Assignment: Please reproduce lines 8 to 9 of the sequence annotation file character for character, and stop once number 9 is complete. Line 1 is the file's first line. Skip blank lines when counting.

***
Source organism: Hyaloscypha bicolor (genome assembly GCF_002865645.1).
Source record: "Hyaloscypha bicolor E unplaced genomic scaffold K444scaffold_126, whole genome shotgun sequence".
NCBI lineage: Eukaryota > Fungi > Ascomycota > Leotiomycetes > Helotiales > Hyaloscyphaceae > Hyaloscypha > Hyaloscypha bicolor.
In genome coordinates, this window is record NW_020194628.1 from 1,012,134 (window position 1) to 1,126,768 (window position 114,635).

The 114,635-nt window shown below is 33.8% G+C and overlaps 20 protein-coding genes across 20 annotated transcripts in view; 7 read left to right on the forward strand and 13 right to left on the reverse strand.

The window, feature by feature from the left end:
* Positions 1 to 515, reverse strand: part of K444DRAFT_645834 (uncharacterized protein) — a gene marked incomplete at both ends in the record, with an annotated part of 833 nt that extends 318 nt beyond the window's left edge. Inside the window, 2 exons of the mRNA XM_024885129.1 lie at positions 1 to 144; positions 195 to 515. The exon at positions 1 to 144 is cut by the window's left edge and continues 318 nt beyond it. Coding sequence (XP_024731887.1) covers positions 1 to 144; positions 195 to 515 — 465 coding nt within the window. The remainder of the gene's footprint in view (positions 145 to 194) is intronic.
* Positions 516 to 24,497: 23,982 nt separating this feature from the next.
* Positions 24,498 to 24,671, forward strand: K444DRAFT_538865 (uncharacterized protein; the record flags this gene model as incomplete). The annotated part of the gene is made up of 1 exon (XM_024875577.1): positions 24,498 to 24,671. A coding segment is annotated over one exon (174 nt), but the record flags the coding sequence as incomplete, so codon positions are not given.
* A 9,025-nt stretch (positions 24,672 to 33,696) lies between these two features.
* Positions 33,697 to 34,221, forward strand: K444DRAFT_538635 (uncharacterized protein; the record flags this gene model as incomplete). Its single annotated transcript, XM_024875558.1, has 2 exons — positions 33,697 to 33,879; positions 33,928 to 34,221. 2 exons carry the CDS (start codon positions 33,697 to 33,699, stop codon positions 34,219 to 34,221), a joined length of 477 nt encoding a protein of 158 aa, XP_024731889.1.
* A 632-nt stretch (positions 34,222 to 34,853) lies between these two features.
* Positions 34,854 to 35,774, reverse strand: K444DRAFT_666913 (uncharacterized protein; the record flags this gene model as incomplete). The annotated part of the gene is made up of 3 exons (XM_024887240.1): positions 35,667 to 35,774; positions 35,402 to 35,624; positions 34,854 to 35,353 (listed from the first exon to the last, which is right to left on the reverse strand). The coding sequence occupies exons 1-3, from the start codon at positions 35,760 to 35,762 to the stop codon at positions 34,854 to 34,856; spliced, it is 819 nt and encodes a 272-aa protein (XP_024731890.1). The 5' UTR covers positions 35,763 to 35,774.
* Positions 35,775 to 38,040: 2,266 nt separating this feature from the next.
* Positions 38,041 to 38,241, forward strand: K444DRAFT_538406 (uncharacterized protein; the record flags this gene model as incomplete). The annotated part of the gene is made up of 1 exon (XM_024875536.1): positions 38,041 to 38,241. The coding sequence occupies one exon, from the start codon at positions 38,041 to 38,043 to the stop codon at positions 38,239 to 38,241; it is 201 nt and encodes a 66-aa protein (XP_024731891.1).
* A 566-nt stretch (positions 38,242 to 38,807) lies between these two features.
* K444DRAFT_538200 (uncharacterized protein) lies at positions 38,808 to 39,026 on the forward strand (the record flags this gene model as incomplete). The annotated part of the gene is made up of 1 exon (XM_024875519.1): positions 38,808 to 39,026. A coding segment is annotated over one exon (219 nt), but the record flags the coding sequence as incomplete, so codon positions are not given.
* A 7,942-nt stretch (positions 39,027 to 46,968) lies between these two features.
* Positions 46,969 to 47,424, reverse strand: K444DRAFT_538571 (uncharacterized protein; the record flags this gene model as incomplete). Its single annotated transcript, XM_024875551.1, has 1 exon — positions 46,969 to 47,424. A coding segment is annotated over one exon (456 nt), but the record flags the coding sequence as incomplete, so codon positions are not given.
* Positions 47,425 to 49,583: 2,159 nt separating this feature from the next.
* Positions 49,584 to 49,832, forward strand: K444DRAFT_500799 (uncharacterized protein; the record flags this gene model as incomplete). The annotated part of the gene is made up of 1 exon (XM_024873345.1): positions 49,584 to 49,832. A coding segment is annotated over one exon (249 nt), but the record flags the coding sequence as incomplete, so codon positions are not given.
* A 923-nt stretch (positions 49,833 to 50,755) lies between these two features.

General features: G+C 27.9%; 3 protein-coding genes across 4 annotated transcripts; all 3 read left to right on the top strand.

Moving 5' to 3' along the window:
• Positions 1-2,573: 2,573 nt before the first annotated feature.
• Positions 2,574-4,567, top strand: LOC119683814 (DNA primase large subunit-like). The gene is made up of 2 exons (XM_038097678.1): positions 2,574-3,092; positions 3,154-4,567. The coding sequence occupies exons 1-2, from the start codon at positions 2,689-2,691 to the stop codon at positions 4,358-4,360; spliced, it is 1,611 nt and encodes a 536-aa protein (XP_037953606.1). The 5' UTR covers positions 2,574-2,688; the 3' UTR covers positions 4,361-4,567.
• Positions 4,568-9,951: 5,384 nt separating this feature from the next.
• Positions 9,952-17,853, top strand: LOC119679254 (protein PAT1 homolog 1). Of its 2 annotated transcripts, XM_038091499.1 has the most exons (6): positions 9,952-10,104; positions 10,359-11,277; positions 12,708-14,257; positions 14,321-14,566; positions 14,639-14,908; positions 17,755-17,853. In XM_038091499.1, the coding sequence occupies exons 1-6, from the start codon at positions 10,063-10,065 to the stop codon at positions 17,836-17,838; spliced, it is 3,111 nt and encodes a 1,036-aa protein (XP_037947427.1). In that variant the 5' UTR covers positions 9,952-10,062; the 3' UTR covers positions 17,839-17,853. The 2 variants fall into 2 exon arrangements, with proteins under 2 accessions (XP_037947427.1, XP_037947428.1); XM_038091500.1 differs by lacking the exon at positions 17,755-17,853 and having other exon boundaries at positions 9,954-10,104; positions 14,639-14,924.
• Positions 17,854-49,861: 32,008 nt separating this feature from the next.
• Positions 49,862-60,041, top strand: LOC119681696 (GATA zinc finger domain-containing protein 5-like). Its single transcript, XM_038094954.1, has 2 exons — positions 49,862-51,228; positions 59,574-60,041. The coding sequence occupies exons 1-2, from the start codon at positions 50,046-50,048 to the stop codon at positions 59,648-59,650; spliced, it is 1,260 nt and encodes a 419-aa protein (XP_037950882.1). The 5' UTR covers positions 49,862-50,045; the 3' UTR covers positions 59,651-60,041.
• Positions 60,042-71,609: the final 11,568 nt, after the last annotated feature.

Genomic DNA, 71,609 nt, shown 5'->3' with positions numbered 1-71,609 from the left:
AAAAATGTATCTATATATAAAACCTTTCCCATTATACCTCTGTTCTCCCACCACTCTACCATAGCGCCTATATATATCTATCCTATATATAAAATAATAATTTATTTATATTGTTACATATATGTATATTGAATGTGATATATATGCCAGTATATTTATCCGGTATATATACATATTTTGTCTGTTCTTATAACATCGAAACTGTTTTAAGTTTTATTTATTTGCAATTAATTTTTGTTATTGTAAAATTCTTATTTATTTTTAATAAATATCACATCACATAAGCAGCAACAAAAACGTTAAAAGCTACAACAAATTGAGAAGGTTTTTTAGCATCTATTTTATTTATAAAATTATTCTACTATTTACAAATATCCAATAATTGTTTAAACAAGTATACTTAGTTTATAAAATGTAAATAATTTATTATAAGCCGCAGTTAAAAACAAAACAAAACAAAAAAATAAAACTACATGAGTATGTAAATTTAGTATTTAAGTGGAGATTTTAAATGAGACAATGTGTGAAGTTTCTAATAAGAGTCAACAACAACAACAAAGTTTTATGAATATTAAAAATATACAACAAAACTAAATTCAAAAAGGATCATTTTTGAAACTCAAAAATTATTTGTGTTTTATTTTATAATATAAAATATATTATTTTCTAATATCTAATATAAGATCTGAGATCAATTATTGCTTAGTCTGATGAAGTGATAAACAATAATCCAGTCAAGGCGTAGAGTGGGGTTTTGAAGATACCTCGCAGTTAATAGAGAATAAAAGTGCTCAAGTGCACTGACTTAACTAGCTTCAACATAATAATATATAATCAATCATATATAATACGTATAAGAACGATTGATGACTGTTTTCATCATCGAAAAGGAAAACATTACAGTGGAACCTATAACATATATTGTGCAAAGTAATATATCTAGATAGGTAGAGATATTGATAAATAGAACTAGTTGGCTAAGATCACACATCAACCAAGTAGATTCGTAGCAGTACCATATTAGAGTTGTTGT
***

* Positions 516 to 24,497: 23,982 nt separating this feature from the next.
* Positions 24,498 to 24,671, forward strand: K444DRAFT_538865 (uncharacterized protein; the record flags this gene model as incomplete). The annotated part of the gene is made up of 1 exon (XM_024875577.1): positions 24,498 to 24,671. A coding segment is annotated over one exon (174 nt), but the record flags the coding sequence as incomplete, so codon positions are not given.